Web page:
"My great-grandma is growing into a beautiful rose bush like she always wanted to."

That's quite a testimonial, and it's just one of many for a Colorado company that is hoping to empower people to plant memorial trees and plants for their friends, family and even pets by redesigning the urn as a sustainable, biodegradable planting medium for a young seedling. Designed in conjunction with trained arborists, The Living Urn is already available through 250 funeral homes and has been getting press attention from the likes of Modern Farmer.

The Living Urn is more than just a biodegradable container in which you put your loved one's remains. Consisting of an attractive outer bamboo canister that can be used to store or transport the ashes until burial, a biodegradable inner urn, a proprietary "ash neutralizing agent" (their website does not specify exactly what this is), a growth mix and aged wood chips.

Also included is a young tree seedling, which is selected to be regionally appropriate according to ZIP code. Here's why the company went with seedlings, rather than just seeds:

"While other product options may provide a tree seed with their urn, this method can be complicated and cumbersome. Moreover, seed germination can be a challenge and have a high failure rate. We feel strongly that successful tree growth is of paramount importance, and that our loved ones deserve the very best. For this reason, we take great pride that we provide only premium seedlings, or baby trees, which arrive at your doorstep directly from the Arbor Day Foundation's nursery and ready to be planted and grow successfully with the Living Urn™!"

Having killed more plants, and specifically seedlings, than I care to remember, it seems like a smart move by the Living Urn folks. Given the emotional importance of a memorial tree for loved ones, it makes sense to make the process as fool-proof as possible — even for people who don't happen to have a green thumb.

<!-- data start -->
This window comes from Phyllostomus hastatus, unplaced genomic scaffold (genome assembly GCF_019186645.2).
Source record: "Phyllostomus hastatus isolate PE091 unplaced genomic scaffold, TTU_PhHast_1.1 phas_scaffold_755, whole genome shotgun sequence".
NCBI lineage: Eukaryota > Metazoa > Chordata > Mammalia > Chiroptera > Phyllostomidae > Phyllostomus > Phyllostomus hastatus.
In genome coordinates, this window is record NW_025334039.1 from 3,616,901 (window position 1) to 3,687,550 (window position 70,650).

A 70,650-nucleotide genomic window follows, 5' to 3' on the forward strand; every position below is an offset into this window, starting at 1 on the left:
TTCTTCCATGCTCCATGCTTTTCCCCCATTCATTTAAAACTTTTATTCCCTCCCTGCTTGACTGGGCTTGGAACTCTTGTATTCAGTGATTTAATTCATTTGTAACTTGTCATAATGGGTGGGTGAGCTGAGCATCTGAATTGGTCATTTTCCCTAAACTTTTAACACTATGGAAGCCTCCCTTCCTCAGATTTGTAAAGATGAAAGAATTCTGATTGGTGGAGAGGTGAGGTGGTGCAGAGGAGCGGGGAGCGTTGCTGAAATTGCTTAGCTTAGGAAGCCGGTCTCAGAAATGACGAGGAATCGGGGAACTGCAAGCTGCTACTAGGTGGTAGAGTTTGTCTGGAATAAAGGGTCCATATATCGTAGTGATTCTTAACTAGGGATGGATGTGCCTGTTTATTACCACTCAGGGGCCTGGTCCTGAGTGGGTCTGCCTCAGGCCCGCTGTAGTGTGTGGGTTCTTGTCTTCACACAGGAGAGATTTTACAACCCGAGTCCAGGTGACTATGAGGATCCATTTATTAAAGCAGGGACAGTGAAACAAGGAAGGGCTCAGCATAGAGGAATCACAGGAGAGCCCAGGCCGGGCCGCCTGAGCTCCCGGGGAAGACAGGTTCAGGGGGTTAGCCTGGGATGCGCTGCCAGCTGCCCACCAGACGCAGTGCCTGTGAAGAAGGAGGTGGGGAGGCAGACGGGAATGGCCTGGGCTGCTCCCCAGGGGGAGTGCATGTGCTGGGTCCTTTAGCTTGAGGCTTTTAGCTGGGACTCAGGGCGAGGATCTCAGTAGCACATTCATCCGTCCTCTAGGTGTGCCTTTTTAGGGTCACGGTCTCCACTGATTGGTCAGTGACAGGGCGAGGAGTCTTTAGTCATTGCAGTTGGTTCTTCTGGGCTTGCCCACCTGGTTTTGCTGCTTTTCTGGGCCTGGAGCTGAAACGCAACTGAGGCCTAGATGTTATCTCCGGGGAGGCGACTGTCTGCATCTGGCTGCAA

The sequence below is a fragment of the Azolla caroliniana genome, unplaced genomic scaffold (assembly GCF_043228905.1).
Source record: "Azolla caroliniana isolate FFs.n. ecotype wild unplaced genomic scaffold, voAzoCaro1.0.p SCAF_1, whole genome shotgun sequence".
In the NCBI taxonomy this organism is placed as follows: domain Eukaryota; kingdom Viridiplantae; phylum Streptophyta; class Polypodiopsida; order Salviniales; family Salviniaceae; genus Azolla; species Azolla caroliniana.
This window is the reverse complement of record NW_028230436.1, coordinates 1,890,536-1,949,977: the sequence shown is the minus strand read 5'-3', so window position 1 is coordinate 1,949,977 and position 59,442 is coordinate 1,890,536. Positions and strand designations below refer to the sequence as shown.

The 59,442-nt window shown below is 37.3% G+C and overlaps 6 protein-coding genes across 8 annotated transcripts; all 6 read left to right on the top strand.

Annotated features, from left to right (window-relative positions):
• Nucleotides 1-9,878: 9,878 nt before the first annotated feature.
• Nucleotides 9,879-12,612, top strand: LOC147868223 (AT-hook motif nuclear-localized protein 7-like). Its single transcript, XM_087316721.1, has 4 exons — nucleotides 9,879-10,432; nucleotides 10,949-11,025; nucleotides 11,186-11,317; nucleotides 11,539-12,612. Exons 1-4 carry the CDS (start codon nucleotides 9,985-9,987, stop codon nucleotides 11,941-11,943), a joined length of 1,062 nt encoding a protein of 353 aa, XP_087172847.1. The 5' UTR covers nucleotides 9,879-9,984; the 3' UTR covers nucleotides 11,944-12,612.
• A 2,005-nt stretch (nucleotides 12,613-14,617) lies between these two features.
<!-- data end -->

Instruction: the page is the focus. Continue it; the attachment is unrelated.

Here's a video explaining how the system works:

And here's an impressive visualization of the impact Living Urn customers have had with their tree plantings:

Living Urn plantings map image Locations where a tree or plant has been buried using The Living Urn. (Photo: The Living Urn)

How we remember our friends, family, loved ones and even pets will depend on a number of things: faith, culture, family traditions, budget, personal preferences and interests. But there can be few more universally recognized symbols of longevity and legacy than planting a tree for future generations to remember you by.

From home funerals to comparison shopping, we've already seen many ways that people are retaking control of the funeral process. The Living Urn is one more tool for people to remember those closest to them in a way that is both affordable and meaningful.